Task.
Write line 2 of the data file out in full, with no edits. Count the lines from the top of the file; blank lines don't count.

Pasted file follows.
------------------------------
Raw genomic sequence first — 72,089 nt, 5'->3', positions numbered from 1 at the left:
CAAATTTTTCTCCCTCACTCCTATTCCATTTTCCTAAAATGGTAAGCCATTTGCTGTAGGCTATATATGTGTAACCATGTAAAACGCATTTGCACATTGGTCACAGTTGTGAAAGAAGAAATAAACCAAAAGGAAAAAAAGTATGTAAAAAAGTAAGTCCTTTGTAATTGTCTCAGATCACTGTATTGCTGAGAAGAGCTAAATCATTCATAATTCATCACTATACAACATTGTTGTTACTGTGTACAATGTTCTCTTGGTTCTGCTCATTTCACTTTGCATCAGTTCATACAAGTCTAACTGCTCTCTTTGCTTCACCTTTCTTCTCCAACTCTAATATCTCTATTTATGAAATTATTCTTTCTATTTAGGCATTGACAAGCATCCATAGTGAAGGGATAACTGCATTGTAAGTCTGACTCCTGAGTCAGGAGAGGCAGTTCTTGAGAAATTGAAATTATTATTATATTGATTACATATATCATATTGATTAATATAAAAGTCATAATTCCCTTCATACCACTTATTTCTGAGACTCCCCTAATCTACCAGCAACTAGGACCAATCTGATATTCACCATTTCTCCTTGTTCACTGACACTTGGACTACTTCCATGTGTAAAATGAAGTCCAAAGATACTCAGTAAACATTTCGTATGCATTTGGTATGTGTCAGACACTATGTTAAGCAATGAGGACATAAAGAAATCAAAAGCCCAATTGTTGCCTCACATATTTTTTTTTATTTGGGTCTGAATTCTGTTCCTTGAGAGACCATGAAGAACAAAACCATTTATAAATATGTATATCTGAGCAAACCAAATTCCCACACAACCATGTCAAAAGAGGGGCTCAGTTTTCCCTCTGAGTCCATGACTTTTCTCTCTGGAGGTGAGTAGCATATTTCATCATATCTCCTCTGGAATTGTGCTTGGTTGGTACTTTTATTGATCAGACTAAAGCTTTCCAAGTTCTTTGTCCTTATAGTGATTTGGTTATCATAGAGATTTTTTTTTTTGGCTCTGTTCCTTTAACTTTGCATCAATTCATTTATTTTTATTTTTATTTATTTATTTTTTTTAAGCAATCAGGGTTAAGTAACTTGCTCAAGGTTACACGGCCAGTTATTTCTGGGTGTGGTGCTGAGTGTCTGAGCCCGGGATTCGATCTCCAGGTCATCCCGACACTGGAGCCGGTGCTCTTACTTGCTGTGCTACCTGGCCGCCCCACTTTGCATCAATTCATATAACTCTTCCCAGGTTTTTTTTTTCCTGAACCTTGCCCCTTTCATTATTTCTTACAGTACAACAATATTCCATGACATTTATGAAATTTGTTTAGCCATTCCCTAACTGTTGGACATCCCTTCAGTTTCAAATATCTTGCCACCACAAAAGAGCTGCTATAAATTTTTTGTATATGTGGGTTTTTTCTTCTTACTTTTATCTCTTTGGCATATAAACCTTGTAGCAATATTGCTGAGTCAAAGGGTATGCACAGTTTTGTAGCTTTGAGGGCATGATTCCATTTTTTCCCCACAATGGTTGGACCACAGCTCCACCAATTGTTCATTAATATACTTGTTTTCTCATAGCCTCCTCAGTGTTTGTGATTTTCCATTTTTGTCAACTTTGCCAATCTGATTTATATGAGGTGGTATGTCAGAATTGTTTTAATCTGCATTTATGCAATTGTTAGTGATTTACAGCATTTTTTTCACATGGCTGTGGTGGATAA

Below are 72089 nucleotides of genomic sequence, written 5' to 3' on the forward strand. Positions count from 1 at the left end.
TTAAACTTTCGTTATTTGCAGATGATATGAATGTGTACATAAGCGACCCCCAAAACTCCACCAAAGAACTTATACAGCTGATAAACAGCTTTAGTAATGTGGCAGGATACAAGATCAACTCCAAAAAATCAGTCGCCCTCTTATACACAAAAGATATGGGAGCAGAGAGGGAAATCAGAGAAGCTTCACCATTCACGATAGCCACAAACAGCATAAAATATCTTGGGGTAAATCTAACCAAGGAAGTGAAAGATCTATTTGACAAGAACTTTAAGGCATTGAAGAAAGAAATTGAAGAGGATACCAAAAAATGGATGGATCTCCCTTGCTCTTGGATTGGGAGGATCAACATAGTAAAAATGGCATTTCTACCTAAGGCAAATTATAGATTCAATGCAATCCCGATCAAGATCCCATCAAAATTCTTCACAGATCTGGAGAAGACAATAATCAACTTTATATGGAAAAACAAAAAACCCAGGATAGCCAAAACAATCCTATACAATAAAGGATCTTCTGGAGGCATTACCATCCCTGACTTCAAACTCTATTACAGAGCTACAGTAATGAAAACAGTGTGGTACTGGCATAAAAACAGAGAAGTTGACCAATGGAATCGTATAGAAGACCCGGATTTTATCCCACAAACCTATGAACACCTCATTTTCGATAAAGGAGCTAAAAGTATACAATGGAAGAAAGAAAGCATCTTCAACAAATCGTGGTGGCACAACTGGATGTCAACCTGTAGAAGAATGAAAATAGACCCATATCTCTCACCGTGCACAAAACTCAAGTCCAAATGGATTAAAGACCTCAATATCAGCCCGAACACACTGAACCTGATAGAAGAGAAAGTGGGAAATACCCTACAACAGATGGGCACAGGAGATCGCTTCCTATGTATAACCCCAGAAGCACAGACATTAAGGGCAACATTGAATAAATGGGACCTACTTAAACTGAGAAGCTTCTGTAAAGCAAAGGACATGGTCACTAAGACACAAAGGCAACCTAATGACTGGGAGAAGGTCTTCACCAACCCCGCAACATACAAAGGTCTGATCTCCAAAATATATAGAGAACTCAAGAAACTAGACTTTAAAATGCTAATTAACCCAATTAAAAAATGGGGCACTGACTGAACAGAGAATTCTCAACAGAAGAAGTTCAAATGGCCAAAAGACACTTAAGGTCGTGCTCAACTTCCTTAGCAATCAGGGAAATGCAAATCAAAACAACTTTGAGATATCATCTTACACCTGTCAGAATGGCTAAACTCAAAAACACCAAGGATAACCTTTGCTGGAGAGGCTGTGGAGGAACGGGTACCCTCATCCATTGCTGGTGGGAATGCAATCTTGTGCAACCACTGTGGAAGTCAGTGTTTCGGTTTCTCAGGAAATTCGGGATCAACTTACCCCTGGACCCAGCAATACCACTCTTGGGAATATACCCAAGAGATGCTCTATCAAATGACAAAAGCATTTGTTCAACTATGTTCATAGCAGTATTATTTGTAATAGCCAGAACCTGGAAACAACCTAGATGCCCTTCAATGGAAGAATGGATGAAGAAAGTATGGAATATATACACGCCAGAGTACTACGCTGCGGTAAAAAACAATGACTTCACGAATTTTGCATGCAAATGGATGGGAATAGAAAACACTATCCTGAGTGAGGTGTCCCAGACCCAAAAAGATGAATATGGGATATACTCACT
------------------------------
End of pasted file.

CAAATTTTTCTCCCTCACTCCTATTCCATTTTCCTAAAATGGTAAGCCATTTGCTGTAGGCTATATATGTGTAACCATGTAAAACGCATTTGCACATTGGTCACAGTTGTGAAAGAAGAAATAAACCAAAAGGAAAAAAAGTATGTAAAAAAGTAAGTCCTTTGTAATTGTCTCAGATCACTGTATTGCTGAGAAGAGCTAAATCATTCATAATTCATCACTATACAACATTGTTGTTACTGTGTACAATGTTCTCTTGGTTCTGCTCATTTCACTTTGCATCAGTTCATACAAGTCTAACTGCTCTCTTTGCTTCACCTTTCTTCTCCAACTCTAATATCTCTATTTATGAAATTATTCTTTCTATTTAGGCATTGACAAGCATCCATAGTGAAGGGATAACTGCATTGTAAGTCTGACTCCTGAGTCAGGAGAGGCAGTTCTTGAGAAATTGAAATTATTATTATATTGATTACATATATCATATTGATTAATATAAAAGTCATAATTCCCTTCATACCACTTATTTCTGAGACTCCCCTAATCTACCAGCAACTAGGACCAATCTGATATTCACCATTTCTCCTTGTTCACTGACACTTGGACTACTTCCATGTGTAAAATGAAGTCCAAAGATACTCAGTAAACATTTCGTATGCATTTGGTATGTGTCAGACACTATGTTAAGCAATGAGGACATAAAGAAATCAAAAGCCCAATTGTTGCCTCACATATTTTTTTTTATTTGGGTCTGAATTCTGTTCCTTGAGAGACCATGAAGAACAAAACCATTTATAAATATGTATATCTGAGCAAACCAAATTCCCACACAACCATGTCAAAAGAGGGGCTCAGTTTTCCCTCTGAGTCCATGACTTTTCTCTCTGGAGGTGAGTAGCATATTTCATCATATCTCCTCTGGAATTGTGCTTGGTTGGTACTTTTATTGATCAGACTAAAGCTTTCCAAGTTCTTTGTCCTTATAGTGATTTGGTTATCATAGAGATTTTTTTTTTTGGCTCTGTTCCTTTAACTTTGCATCAATTCATTTATTTTTATTTTTATTTATTTATTTTTTTTAAGCAATCAGGGTTAAGTAACTTGCTCAAGGTTACACGGCCAGTTATTTCTGGGTGTGGTGCTGAGTGTCTGAGCCCGGGATTCGATCTCCAGGTCATCCCGACACTGGAGCCGGTGCTCTTACTTGCTGTGCTACCTGGCCGCCCCACTTTGCATCAATTCATATAACTCTTCCCAGGTTTTTTTTTTCCTGAACCTTGCCCCTTTCATTATTTCTTACAGTACAACAATATTCCATGACATTTATGAAATTTGTTTAGCCATTCCCTAACTGTTGGACATCCCTTCAGTTTCAAATATCTTGCCACCACAAAAGAGCTGCTATAAATTTTTTGTATATGTGGGTTTTTTCTTCTTACTTTTATCTCTTTGGCATATAAACCTTGTAGCAATATTGCTGAGTCAAAGGGTATGCACAGTTTTGTAGCTTTGAGGGCATGATTCCATTTTTTCCCCACAATGGTTGGACCACAGCTCCACCAATTGTTCATTAATATACTTGTTTTCTCATAGCCTCCTCAGTGTTTGTGATTTTCCATTTTTGTCAACTTTGCCAATCTGATTTATATGAGGTGGTATGTCAGAATTGTTTTAATCTGCATTTATGCAATTGTTAGTGATTTACAGCATTTTTTTCACATGGCTGTGGTGGATAA